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I think this soft question may be marked "opinion-based" or "off-topic", but I really do not know where else to get help. So please read my question before it's closed, I am really desperately in need of help... Thanks in advance for all people paying attention to this question!


Background

I am a high school student who has participated in mathematical olympiads, where there are tons of tough combinatorics problems. I already know the basic counting techniques (binomial coefficients, inclusion-exclusion principle, etc.), some notions and theorems in graph theory (trees, Ramsey numbers, etc.), yet I do not know much beyond the definitions. Accordingly, I plan to (self-)studying this subject systematically. (I actually study for fun, not for better performance in olympiads.)

Context

A few days ago I stumbled upon the book A Course in Combinatorics and started working through this book with dilligence. It was not long before I found the problems way too hard. I am just halfway in chapter 2, and there are three problems (out of a dozen or so) that I cannot solve even after I read the hints and literally thinking for hours. I am unsure about whether I should pursue reading this book but a more important question arises:

Why do I find the problems too hard? Is it that I lack the so-called "mathematical maturity" required for an undergraduate text like that, or that I am not gifted enough, or something else?

I am not sure whether I do have the slightest degree of mathematical maturity, but I have been reading mathematics texts for at least half a year. I have worked through the first seven chapters of baby Rudin (and solved all the exercises, which would look "easy" to me compared to the problems in that combinatorics book), and I am learning linear algebra from Hoffman & Kunze and abstract algebra from Herstein, and having fun reading the three volumes Analysis from Amann & Escher. Then there are other books like Folland's Real Analysis or Artin's Algebra, which I have read only several chapters. Of all the books in mathematics I have read about, the problems of this book are the hardest. However, no one has ever mentioned that the book has tough problems. (Maybe it is just me?)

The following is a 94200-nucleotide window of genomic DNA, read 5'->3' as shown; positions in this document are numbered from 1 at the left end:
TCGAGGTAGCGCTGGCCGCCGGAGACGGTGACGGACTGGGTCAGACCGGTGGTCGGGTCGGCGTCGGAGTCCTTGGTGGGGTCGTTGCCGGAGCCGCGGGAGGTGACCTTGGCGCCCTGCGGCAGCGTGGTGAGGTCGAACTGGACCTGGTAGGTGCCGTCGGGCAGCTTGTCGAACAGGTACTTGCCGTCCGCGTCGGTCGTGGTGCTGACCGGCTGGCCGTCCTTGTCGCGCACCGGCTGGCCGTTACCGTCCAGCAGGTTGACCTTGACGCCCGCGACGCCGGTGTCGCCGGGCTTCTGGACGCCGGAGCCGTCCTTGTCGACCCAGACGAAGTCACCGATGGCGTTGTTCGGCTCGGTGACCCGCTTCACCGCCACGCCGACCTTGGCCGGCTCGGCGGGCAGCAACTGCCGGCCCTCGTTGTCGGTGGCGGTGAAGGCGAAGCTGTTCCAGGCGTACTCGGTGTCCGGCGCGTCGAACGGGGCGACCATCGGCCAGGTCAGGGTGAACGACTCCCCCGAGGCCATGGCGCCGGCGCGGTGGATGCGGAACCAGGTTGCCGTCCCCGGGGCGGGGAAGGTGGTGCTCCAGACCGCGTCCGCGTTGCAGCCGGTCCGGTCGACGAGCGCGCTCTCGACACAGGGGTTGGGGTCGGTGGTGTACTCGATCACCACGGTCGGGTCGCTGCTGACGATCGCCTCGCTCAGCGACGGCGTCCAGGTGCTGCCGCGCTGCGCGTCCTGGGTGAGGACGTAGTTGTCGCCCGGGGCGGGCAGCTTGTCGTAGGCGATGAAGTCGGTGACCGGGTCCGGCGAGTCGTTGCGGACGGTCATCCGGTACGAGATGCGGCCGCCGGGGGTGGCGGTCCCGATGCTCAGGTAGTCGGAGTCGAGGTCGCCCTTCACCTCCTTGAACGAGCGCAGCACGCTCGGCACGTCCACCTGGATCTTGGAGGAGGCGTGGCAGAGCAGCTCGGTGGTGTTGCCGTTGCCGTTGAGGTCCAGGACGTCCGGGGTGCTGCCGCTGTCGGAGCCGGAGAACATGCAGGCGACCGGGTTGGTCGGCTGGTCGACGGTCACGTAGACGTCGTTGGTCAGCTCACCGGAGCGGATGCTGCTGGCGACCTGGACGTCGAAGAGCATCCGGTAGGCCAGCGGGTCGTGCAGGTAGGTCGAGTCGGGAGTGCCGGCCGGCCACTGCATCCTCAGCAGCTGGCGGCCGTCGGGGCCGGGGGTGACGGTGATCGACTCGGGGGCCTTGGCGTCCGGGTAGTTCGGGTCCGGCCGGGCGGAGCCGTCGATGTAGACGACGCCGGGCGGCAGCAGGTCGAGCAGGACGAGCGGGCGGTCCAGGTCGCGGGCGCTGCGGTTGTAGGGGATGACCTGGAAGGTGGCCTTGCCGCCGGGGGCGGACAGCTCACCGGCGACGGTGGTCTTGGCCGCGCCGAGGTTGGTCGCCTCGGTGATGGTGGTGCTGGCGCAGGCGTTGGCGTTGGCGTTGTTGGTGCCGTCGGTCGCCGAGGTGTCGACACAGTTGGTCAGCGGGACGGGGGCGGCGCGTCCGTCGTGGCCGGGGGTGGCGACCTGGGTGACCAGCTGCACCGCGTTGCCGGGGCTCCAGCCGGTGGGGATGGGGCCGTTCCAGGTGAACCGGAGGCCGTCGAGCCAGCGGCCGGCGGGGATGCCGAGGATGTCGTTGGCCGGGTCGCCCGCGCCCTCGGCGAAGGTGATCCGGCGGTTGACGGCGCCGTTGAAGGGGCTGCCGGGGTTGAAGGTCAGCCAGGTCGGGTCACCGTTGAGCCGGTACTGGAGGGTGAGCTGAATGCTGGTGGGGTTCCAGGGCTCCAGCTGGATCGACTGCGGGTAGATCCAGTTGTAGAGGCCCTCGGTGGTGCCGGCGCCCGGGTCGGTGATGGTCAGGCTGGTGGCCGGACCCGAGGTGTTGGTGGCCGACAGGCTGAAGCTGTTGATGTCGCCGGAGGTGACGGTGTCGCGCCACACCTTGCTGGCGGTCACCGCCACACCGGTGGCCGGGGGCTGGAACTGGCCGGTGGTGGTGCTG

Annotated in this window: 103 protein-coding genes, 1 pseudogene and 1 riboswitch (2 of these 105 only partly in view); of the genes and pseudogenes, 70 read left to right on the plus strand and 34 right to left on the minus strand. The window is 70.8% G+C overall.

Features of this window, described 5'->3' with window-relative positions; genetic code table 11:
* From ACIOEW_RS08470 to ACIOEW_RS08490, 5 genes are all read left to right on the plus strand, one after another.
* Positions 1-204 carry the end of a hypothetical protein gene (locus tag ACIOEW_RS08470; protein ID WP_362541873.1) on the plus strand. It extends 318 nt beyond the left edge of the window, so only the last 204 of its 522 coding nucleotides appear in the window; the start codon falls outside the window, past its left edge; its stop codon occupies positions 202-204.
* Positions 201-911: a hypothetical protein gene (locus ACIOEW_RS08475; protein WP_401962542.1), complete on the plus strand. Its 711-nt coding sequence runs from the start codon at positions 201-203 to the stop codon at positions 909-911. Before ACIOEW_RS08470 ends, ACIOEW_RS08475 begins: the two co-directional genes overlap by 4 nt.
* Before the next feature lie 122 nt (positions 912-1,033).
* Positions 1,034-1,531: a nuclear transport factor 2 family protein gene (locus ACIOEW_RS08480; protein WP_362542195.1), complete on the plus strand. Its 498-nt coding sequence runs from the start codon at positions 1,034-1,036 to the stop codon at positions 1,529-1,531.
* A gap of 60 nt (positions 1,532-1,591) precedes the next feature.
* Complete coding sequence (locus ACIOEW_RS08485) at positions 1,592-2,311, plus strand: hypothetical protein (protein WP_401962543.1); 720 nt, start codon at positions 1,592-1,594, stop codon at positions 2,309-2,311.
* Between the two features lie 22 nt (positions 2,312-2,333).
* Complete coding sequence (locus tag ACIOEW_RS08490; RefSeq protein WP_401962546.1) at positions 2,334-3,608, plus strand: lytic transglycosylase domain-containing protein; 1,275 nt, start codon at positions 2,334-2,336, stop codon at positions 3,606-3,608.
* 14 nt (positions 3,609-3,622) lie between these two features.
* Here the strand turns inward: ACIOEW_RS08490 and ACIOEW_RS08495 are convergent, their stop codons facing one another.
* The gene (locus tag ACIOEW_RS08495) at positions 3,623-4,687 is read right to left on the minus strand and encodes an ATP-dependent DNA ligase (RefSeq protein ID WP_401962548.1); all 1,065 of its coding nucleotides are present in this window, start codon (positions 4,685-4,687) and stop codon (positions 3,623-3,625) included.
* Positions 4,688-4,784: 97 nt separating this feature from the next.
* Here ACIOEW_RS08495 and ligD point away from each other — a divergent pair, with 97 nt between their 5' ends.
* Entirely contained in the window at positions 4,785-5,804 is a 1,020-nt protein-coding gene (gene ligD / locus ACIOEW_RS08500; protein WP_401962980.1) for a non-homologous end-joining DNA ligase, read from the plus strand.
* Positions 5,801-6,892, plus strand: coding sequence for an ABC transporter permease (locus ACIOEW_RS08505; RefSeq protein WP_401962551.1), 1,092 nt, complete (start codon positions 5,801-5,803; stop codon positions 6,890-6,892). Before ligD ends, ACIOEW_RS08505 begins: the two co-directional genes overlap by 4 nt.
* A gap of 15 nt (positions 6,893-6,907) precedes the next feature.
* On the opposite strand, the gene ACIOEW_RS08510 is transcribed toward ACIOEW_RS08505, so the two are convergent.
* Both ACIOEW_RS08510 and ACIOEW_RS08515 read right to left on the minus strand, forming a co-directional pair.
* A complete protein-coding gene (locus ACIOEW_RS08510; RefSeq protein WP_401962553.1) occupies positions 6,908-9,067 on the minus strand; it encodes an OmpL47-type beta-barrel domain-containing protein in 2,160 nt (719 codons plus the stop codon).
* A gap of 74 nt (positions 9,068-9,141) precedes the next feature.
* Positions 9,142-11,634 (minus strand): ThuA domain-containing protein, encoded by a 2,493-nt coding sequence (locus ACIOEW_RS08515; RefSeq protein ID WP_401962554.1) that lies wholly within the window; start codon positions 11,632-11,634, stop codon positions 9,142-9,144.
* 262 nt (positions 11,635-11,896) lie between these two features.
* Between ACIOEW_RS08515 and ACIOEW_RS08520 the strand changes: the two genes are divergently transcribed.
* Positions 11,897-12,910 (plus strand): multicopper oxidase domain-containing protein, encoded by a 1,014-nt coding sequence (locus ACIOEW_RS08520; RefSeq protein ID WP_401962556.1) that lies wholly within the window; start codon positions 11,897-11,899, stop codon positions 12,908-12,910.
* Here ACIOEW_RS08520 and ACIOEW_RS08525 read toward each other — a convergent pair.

By the way, I posted a problem that I literally thought for an entire afternoon here.

Questions

All in all, my question boils down to these:

  1. Is it normal to find it hard to solve the problems in that book?
  2. Can you possibly tell me why I am finding it hard? I will surely provide more details if necessary. (This question seems impossible to answer, so feel free to ignore it.)
  3. What should I do if I still want to study combinatorics? For example, what books are recommended for my situation? And, more importantly, how can I improve my skills in solving combinatorics problems?

Please tell me what else I should add to get better answers. Again, thank you for reading this!

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  • $\begingroup$ I am facing the same problem. Also a bit with synthetic geometry. Thank you for asking $\endgroup$ – N.S.JOHN Feb 18 '17 at 8:03
  • $\begingroup$ I'm almost willing say that fluency comes with practice. No different for combinatorics. I studied combinatorics via "Invitation to discrete mathematics" by Matoušek and Nešetřil. Deceptively easy very often and then suddenly BAM, you can't figure out for the life you how to solve some problem. Demons creep into mind, sure. Must be above that, must keep trying! $\endgroup$ – Alvin Lepik Feb 20 '17 at 10:47
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A soft-question should receive a soft-answer. This is primaly opinion-based and I want that if this question gets closed, you get at least one opinion.

Is it normal to find it hard to solve the problems in that book?